Suddenly, Fasi Looks Pretty Good
Wednesday - March 29, 2006
Gov. Linda has her in-over-his-head DLNR director who has been killing her administration almost since day one.
Mayor Mufi has his pothole city, dim recycling vision and landfill mess.
The wimpy City Council fears tackling property tax anger head-on and fumbles with the unnecessary Act 12 rather than use its existing power to reset the tax rate.
Can we resurrect Frank Fasi, apologize for burying him prematurely and implore him to get this place moving again?
* Why didn’t the governor fire DLNR chief Peter Young the day he admitted the state never inspected Kauai dams on his watch and failed to respond to initial local and national media requests for information?
* Why does this mayor’s hand seem so shaky, so inexperienced at the helm compared to Fasi and Jeremy Harris - and maybe even Eileen Anderson, the shakiest hand in modern Honolulu history?
* Why doesn’t the City Council use its power to cook up its own budget priorities and set property taxes accordingly?
Answers to the first two elude me. For the other, it’s because hardly any members understand the budget just as most members of Congress don’t understand a president’s budget.
Nope, those we send to do our legislative business prefer the system where the budget is somebody else’s blame and the tax just something they reluctantly have to do because somebody else didn’t do enough trimming.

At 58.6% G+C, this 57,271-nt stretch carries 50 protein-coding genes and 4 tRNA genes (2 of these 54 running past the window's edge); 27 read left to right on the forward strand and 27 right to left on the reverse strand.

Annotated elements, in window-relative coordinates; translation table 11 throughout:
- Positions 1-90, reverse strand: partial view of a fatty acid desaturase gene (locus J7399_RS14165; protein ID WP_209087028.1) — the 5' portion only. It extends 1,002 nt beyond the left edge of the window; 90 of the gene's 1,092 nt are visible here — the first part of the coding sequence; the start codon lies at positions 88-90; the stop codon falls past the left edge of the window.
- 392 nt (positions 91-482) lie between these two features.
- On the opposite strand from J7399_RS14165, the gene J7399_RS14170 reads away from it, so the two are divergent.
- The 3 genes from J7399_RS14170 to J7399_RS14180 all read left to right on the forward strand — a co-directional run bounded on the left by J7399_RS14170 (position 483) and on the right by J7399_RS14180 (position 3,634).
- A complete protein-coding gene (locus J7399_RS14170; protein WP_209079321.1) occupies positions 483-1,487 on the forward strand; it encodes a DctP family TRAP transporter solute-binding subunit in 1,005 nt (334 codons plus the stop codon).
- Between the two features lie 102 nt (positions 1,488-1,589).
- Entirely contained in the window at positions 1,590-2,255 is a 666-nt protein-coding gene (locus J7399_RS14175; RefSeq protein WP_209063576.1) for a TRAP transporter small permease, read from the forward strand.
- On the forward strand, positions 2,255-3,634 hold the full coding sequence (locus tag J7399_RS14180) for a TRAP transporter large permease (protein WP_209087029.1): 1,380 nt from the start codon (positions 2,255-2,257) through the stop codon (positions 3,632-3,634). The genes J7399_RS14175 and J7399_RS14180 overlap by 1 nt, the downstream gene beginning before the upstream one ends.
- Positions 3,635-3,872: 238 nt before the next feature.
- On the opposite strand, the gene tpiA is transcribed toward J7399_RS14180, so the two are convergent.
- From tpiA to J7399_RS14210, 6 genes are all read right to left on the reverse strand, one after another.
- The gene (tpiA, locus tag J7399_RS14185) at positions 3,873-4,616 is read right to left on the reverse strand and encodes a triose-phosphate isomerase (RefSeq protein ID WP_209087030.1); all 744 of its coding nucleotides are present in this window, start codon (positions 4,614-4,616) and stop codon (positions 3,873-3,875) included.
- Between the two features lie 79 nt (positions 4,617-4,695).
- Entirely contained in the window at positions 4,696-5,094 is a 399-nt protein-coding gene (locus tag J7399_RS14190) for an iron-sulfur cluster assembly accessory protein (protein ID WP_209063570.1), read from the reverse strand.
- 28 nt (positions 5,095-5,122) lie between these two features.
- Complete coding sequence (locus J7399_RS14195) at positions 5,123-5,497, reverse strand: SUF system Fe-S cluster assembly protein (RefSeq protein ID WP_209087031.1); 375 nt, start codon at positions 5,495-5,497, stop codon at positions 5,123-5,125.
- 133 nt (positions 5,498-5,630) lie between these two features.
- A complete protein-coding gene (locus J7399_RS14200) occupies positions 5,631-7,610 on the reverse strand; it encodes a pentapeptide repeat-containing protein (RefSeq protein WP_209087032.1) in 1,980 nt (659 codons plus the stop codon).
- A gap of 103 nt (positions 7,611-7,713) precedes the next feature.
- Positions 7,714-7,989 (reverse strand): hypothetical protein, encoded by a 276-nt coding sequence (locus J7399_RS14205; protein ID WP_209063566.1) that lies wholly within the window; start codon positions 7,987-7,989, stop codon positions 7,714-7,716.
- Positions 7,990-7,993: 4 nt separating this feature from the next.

There are other things the Council could do to even up the property tax issue besides the simplest one of lowering the tax rate and nibbling the budget in order to do that without harm.
The first would be to come up with a variable tax rate for nonresident/resident-owned property and property that has not changed hands for some period, perhaps a minimum of 10 years and a sliding scale thereafter.
The goal should be to tax higher those who are in the property turn-over business and buyers not yet residents of the state.
The first might harm some people selling because of an unforeseen need, but no system obviates every possibility. How do you determine a resident? It’s where you filed a state income tax return last time or claimed residence if that state has no income tax. The year after you file as a Hawaii-taxable resident, you become eligible for the resident property tax rate. If you opt out of local residency or establish a second residency, you’d have to notify the city under heavy penalty for failure to do so.
Most of us who’ve lived long in one house like the idea of a deferred tax rate until we eventually sell. I realize that only works if you’re willing to see a hike in another tax. The money has to come from somewhere.
But it’s a crime for the Council to play dodgeball with us.
Stand up and take control, for cryin’ out loud!
You have to wish more of government would heed that message.
You mean nobody ever thought of dam failure, potholes or raging property assessments?
Sure they did, but Hawaii’s way is to wait for something to happen and then say “Oh, we’d better do something about that.”
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